Time to Move On From Emergency Funding Say VCSE Leaders

Time to Move On From Emergency Funding Say VCSE Leaders

It is now time to move back to more conventional cycles of funding and away from the demands of applying for and issuing short-term emergency grants, a new briefing from The Institute for Voluntary Action Research has found.

The Institute has been producing regular briefings on the challenges faced by VCSE leaders during Covid-19, based on what it is hearing through the online peer support sessions it is running for VCSE leaders. The latest, Between a rock and a hard place is published today, Monday 17 August.

In it, it reveals that VCSE leaders now see the idea of linear progression in funding from emergency to recovery and then to renewal becoming unhelpful as restrictions are tightened in virus hot spots, with a difficult winter predicted, and medical solutions to Covid-19 not yet been found.

However, both funders and VCSE organisations need to move on from the demands of applying for and distributing six-month grants, and the challenge is now to move back to more conventional cycles of one, three and even five-year funding, without losing the urgency and lightness of touch that has characterised the immediate response by so many.

According to the briefing, at the forefront of VCSE leaders’ minds are:

  1. Staff and personal welfare, with comments including: ‘Our clients are really suffering at the moment, which means staff are hearing difficult stories and clients are becoming harder to help – they are starting to take their frustrations out on our staff more, which is very hard.’
  2. Navigating the easing of lockdown: ‘Like many others, we’ve come out of the crisis phase and we’ve survived it. But planning for increasing capacity with physical distancing, infection prevention and having control measures in place is going to make our services very, very limited.’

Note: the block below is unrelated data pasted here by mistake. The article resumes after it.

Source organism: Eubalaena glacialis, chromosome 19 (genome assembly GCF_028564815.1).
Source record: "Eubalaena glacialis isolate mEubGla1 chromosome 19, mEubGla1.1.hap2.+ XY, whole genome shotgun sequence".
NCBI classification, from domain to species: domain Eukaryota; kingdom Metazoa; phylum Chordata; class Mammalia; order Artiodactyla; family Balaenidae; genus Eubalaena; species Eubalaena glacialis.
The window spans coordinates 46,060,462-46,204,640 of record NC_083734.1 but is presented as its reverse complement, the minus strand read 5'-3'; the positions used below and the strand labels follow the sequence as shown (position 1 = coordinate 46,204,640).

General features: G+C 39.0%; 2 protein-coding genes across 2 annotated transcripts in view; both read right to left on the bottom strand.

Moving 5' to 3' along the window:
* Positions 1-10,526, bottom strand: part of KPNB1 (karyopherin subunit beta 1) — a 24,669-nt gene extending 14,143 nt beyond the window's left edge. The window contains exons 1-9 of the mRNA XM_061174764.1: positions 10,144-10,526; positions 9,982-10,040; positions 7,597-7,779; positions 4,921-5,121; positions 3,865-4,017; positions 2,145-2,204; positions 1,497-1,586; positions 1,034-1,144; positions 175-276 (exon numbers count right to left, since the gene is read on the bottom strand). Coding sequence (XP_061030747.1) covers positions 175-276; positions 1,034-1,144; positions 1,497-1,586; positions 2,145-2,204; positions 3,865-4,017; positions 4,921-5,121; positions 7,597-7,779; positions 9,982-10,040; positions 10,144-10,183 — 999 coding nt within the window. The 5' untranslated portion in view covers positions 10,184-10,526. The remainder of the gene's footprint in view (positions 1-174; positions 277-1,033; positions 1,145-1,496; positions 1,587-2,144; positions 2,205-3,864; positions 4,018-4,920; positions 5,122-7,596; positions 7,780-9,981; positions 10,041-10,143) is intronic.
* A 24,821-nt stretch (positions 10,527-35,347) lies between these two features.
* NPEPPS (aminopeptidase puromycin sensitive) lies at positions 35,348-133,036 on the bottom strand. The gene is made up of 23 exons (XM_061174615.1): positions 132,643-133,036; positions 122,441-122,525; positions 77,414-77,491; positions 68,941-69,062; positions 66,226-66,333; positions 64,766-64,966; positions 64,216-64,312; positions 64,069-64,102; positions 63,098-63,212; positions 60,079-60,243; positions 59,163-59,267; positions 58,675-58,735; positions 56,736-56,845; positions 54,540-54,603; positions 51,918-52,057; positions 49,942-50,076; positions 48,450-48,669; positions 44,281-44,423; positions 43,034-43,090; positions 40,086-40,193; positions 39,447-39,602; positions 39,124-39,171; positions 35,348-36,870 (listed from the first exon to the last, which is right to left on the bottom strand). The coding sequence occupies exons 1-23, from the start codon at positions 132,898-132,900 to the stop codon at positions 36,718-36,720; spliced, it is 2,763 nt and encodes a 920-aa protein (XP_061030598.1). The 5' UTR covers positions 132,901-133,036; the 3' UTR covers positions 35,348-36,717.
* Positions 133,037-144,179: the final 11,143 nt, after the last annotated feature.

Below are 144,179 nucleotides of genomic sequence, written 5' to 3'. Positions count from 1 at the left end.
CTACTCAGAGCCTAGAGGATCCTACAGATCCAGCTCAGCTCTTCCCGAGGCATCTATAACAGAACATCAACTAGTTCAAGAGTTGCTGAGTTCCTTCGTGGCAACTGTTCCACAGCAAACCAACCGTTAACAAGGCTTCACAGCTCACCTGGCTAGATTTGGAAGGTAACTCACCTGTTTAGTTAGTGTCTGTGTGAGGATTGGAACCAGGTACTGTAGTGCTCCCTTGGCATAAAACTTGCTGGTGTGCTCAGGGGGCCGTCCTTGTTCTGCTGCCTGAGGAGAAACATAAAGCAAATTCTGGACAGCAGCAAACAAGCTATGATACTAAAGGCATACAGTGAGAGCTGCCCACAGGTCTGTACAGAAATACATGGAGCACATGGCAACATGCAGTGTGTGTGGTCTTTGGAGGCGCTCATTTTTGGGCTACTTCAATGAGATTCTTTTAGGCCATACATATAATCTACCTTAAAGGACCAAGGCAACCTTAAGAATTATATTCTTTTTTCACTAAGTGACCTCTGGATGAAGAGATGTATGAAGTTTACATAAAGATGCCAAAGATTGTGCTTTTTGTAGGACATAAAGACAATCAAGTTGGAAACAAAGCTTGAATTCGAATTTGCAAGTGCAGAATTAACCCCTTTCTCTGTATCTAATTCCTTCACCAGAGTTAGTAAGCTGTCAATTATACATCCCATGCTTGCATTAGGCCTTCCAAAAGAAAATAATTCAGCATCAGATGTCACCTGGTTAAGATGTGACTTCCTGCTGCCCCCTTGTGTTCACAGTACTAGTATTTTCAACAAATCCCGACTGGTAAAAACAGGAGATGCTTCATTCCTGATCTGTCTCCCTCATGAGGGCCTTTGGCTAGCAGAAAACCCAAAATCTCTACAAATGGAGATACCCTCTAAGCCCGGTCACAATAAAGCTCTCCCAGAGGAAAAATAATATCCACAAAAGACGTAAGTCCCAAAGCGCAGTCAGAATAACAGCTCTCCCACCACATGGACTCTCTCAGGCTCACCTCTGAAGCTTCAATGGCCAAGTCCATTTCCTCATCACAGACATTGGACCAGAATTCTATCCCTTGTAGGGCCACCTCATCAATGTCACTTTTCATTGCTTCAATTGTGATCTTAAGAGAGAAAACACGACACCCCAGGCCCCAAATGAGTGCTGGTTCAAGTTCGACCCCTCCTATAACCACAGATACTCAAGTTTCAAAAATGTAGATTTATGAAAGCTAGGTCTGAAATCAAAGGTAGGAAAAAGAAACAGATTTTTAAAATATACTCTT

3. Long-term strategy: ‘The support that clients will need in six months will not be what they normally need. We are having to rethink our strategy for the long term.’

The briefing also shares what VCSE leaders say they most need, with the top three being: access to peer support, supportive funding structures, and collaboration and cross-sector engagement.

As well as moving on from short-term funding, the briefing calls for funders to develop and prioritise:

  • Trust: by selecting organisations whose values and ambitions align with their own and then backing their knowledge, experience and skills.
  • Flexible funding, with trust best expressed through genuinely unrestricted funding, which grantees can use as they see fit in response to changing circumstances.
  • Support: by respecting organisations’ own analysis of their needs and circumstances, and funding them to create the capacity to engage with and use support, and giving them the freedom to decline it, if the timing or focus isn’t right for them

The briefing can be read in full on the Institute’s site.

Source: Fundraising UK

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